With all of the media hype around the most recent rise in gasoline prices one would expect consumer sentiment to crater. It will have to do so from a high level. The Conference Board reported that consumer confidence hit a high in April.

James Hamilton at Econbrowser is fearful that this gasoline price go-round will have a greater effect on consumer behavior. The thinking being that last year's Katrina-spike could be written off as an extraordinary event. Now consumers may come to believe that higher gasoline prices are here to stay. This could lead to lower consumer spending, ex-gasoline.

Higher oil (and gasoline prices) may seem like a double-edged sword to the big oil companies. James R. Healey and Matt Krantz in the USA Today report on the growing backlash against the oil industry. From consumers to the government everyone seems to be looking for a scapegoat and big oil is an easy target.

"I don't demonize the oil companies, but I know the crowd will have a lynch-mob mentality" when hit with multibillion-dollar oil earnings every day this week while coping with near-record gasoline prices, says analyst Tom Kloza of Oil Price Information Service.

Even former oil man Pres. Bush is jumping on the "do-something" bandwagon. In an announcement the President is defering additions to the Strategic Petroleum Reserve (SPR) and is ordering an investigation into price-gouging.

The SPR is an interesting beast. Ticker Sense has a nifty graph that shows the long-term history of the SPR. One can clearly see an increase in the SPR since 2001. It is unlikely that a halt to SPR additions will have anything other than a psychological effect.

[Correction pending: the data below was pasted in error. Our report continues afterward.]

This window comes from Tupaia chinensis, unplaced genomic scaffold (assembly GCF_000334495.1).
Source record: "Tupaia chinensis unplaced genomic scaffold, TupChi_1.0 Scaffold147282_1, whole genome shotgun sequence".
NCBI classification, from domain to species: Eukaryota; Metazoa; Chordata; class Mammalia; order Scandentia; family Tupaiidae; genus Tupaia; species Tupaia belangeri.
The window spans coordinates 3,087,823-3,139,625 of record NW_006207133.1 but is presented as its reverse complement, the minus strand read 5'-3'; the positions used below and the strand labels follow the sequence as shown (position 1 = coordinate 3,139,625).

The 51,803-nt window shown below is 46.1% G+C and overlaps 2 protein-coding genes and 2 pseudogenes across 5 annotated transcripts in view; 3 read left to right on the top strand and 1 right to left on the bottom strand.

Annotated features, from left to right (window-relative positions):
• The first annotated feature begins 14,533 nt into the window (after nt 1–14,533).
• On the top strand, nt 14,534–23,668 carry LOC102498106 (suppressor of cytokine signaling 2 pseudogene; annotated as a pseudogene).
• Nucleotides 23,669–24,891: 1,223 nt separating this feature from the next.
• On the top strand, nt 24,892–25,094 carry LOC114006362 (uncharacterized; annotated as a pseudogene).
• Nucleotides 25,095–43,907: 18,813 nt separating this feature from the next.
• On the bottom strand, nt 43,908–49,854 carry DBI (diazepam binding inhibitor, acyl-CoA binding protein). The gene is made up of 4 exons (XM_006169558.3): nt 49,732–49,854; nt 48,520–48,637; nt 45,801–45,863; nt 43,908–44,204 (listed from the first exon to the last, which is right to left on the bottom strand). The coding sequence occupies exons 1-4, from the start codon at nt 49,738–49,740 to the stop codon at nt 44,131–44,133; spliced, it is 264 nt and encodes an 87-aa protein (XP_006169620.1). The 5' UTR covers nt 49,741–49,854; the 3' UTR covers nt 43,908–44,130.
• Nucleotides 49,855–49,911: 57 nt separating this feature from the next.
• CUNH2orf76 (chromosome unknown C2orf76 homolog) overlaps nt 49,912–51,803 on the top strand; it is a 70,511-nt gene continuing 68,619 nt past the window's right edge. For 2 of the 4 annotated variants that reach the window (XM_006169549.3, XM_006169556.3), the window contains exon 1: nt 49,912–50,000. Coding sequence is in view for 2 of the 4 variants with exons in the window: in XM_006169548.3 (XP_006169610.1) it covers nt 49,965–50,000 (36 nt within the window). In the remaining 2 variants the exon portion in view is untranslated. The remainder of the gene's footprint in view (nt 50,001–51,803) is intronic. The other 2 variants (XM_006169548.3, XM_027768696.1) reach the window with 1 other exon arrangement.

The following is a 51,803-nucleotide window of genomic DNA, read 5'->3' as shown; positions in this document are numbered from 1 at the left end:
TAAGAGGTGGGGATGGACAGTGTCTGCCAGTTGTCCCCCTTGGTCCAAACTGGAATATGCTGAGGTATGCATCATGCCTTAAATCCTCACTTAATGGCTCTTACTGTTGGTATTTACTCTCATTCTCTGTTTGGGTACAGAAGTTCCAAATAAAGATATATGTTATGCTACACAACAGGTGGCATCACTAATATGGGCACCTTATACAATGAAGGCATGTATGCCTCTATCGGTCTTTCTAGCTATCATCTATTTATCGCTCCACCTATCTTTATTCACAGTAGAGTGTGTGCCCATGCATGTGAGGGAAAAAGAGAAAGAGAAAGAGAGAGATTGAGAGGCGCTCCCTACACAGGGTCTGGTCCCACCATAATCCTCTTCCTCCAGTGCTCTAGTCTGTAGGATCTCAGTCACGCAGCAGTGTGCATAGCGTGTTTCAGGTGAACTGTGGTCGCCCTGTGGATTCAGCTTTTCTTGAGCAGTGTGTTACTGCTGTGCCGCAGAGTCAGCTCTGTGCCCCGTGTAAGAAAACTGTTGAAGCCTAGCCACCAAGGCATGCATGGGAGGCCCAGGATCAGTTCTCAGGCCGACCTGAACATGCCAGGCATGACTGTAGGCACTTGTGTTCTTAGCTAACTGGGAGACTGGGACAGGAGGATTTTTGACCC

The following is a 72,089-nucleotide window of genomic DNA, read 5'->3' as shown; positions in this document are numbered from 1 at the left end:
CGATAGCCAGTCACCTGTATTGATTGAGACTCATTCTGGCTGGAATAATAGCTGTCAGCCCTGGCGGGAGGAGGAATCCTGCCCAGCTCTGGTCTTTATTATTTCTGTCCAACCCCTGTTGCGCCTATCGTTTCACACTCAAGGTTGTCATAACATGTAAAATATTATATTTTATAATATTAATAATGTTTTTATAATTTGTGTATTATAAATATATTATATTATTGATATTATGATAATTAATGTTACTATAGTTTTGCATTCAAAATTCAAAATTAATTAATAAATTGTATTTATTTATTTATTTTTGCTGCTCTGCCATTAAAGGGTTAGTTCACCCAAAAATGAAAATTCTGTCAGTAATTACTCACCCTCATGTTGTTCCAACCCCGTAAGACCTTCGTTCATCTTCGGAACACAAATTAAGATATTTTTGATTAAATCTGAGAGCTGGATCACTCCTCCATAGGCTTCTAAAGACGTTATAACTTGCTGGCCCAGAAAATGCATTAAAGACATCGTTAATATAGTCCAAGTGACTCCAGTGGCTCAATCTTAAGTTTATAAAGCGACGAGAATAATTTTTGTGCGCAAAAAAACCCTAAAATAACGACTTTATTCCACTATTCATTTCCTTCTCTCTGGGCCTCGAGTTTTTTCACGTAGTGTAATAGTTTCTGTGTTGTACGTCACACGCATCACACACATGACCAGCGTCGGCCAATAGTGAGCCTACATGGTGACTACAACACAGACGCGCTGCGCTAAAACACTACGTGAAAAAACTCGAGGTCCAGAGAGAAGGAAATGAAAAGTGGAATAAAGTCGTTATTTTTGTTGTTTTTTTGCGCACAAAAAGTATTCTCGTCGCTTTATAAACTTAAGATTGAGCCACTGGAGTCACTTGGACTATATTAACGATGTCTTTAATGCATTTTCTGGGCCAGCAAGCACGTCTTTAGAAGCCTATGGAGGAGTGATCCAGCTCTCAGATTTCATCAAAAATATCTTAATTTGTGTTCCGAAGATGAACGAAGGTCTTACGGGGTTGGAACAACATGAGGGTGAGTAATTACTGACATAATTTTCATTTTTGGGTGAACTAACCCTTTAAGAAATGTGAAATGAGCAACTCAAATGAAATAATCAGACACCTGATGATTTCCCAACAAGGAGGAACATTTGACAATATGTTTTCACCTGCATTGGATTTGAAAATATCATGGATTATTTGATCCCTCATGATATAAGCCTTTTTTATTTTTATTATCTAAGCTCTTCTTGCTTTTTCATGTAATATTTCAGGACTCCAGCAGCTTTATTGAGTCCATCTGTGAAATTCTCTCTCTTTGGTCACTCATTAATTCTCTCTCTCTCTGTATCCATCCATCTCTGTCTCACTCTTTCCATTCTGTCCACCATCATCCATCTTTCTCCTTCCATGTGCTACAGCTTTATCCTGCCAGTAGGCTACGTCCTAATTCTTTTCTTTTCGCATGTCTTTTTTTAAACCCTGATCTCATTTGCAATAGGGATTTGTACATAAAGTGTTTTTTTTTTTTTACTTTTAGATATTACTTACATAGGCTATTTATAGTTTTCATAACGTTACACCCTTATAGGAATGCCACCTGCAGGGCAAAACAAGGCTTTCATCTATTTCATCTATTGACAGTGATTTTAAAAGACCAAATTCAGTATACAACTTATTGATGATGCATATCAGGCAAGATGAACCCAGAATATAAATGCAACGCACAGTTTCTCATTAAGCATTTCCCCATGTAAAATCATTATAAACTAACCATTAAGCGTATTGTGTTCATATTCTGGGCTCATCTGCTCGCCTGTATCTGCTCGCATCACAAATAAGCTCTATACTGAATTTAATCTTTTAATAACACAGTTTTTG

Daniel Gross notes the problem facing the U.S. is a global one with powerful forces at work. With countries like China and India ratcheting up demand for oil we are unlikely to see any great abatement in global demand. However Gross notes the U.S. could make things easier for itself by accelerating conservation-like behavior.

There are already anecdotal reports that Americans are already changing their behavior in light of higher gasoline prices. Any one who has take Econ 101 should not be surprised. Indeed if people were serious about further reducing demand for gasoline they would look to measures to keep gasoline prices high via gasoline taxes.

Paul Kedrosky points out a cool graph that shows the seemingly wide disparity in gasoline prices around the United States. While the media (on both coasts) is kicking up a storm there are wide swaths in the flyover states that experience much lower gasoline prices. One should not assume that this is due to the profit dyanmics of gasoline retailing.

Given all the press recently one would think that those drivers with E85 vehicles would be having a better time of it. Richard J. Newman at US News notes the difficulty in finding ethanol-compatible pumps. The GM advertising campaign seem more like a "rear guard action" to try and gain time and public sympathy for the troubled automaker.

Given all the cross-currents at work it would seem like a no-brainer to continue to hold energy stocks. However Michael Panzner at the ETF Investor thinks a number of factors point to outperformance for oil versus the integrated global oil majors. This logically leads to a pairs trade – long oil, short oil companies.

The gasoline story is not going away by any means. While we disagree with their conclusions on executive pay, we are in complete agreement with Going Private that resentment against "big oil" lead to the hue and outcry over the pay package of former Exxon Mobil (XOM) CEO Lee Raymond.

It should be clear from this post that the gasoline story is a multi-faceted one. It crosses economic, geopolitical, technological, psychological and market borders. That is what makes it both interesting and frustrating for those of us who follow the markets. Investors should tread carefully amidst this landscape where rhetoric and a "do-something mentality" can interfere with market fundamentals.

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